Orange County CEO Tom Mauk’s Subjective View of Sacrifice

Tom Mauk

On Friday evening Orange County CEO Tom Mauk sent out a memo, to all County workers, praising his executive managers for voluntarily reducing their salaries by 5 % for over the past 18 months. The intent of sending this message out after most employees had left for the weekend was so that the message would greet everyone first thing Monday morning, and in advance of the Governor’s budget announcement. 

A Word of Thanks 

I’d like to take this opportunity to thank the County’s executive managers and the elected officials who have had their salaries reduced by five percent over the last 18 months in response to the County’s financial difficulties. By taking this five percent reduction, these managers have helped to offset the need for additional salary and benefit reductions elsewhere across the entire county; this benefited the County at a critical time. I am proud of the leadership they have demonstrated during this challenging period for the County. 

As is typical with Mr. Mauk he leaves out information from his thank you note which if disclosed would have provided significant context, and contradicted his praise of his management team for their so-called sacrifice. 

What context? 

The executive managers that Mauk praised are entitled to the salary increases that managers represented by the Orange County Manager’s Association receive. At the same time his executive managers accepted a largely symbolic 5% salary reduction in June of 2009, they also accepted a 2% salary increase on October 9, 2009, and a 2.5% salary increase on October 8, 2010.

Section of teh 2007 Personnel Salary Resolution that ties Executive Manager pay increases to the County administrative managers contract provisions.

Not really much of a sacrifice when you consider their additional perks including not having to pay the employee portion of the costs of their county pension benefits.

Contrast their sacrifice with the real sacrifice that the non-management county workers have faced. These employees have faced significant layoffs, and no increase in their salaries since June of 2009. While facing no increase in salaries, these workers have faced increased contribution rates towards their pensions which when added to the rate of inflation have reduced their take home pay.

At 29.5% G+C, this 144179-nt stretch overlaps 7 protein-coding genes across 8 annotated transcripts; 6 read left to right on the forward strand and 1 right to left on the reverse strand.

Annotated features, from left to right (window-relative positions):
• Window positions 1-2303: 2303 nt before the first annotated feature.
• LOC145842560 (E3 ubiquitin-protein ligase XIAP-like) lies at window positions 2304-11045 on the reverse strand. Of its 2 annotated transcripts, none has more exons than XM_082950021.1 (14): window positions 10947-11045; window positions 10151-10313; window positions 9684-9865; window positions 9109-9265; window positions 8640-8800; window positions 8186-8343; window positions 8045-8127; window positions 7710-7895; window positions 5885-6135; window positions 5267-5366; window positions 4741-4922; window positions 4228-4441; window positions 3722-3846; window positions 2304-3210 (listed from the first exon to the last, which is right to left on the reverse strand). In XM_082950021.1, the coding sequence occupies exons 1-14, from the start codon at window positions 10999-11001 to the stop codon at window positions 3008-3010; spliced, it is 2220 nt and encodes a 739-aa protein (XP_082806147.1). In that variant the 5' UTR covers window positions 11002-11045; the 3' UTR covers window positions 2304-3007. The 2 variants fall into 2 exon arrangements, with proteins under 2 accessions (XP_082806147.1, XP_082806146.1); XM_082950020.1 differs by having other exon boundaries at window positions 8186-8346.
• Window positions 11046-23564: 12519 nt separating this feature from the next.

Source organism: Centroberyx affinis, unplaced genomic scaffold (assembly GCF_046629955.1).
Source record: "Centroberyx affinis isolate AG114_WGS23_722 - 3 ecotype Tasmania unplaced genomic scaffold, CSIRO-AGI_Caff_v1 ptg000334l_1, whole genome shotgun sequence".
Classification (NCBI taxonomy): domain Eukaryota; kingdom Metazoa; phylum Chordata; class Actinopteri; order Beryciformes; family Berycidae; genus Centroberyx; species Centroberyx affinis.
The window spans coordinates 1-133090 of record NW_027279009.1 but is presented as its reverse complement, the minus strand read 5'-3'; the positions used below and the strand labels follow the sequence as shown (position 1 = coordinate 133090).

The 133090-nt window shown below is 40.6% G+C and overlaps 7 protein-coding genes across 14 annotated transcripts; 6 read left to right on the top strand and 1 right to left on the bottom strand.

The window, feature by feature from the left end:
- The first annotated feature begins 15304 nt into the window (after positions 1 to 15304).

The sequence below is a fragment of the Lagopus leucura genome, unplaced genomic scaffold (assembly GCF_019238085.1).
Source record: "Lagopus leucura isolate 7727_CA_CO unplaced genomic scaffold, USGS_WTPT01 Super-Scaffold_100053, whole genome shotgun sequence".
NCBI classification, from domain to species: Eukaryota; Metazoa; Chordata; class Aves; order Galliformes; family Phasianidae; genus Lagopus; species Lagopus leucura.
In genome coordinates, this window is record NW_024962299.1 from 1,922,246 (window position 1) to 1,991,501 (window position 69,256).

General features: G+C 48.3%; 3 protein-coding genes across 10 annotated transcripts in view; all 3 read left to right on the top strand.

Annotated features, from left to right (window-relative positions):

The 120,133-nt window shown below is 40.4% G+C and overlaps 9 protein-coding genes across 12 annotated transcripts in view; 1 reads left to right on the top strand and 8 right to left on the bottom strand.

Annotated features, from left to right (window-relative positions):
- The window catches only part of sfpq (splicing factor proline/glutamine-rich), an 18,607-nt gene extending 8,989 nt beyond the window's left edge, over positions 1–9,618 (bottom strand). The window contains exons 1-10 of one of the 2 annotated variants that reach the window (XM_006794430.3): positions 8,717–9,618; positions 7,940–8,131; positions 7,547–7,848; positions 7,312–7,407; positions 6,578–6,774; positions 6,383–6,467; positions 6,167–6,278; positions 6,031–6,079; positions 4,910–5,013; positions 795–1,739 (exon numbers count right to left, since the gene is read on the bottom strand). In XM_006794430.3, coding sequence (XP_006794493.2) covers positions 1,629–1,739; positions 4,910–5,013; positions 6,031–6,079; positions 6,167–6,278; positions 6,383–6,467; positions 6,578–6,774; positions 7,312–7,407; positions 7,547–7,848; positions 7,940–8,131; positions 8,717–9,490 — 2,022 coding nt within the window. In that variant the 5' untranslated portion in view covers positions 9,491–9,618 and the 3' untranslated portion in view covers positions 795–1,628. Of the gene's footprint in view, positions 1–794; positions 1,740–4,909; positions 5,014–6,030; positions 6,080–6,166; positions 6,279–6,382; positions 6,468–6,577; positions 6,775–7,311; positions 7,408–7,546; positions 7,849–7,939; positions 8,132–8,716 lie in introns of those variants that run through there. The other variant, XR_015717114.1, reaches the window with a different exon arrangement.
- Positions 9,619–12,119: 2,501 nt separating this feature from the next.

OCEA Responds

Nick Berardino, OCEA

Orange County Employees Association General Manager Nick Berardino sent out a message to county workers on Sunday in response to Mauk’s announcement.

Several weeks ago, the County’s executive team presented a five-year plan describing how the County was in desperate financial straits. The plan predicts a budget shortfall of $100 million over the next five years and orders all departments to cut 5 percent from their budgets, which will result in even deeper cuts in services to the public. Little did anyone know that while the CEO and his executive staff were calling for major cuts, they were preparing to line their own pockets by adding a five percent pay increase to their own paychecks. The increase reverses a five percent pay cut that executives agreed to 18 months ago as departments across the County were cutting budgets, laying off employees and instituting furloughs. The restoration of executive pay must signal that the budget crisis the CEO presented to the Board is over. Maybe the rest of the State just didn’t get the memo.

If adding 5 percent to your pay during this crisis is the County’s best demonstration of leadership, the citizens of this County are facing disaster. It is especially unconscionable considering that these executives also enjoy massive car allowances and taxpayer-funded 401K accounts, and they force taxpayers to pay their “employee” contributions for their retirement plans. It is obvious that the CEO and executives are either completely out of touch with reality or do not care that this reversal will surely add to the number of employees who could be laid off or endure even deeper cuts to their compensation. Either way, this is just another example of how when it comes to leadership, Orange County is demonstrating a philosophy on par with the City of Bell.

This past weekend the Voice of OC and the Orange County Register reported on the increase in pay that executive managers will enjoy during these constrictive budgetary times for our state and local governments.

So I’ve got a question for CEO Mauk. Where is your thank you note to the more than 14,000 county workers who have taken real pay reductions over the past 18 months?

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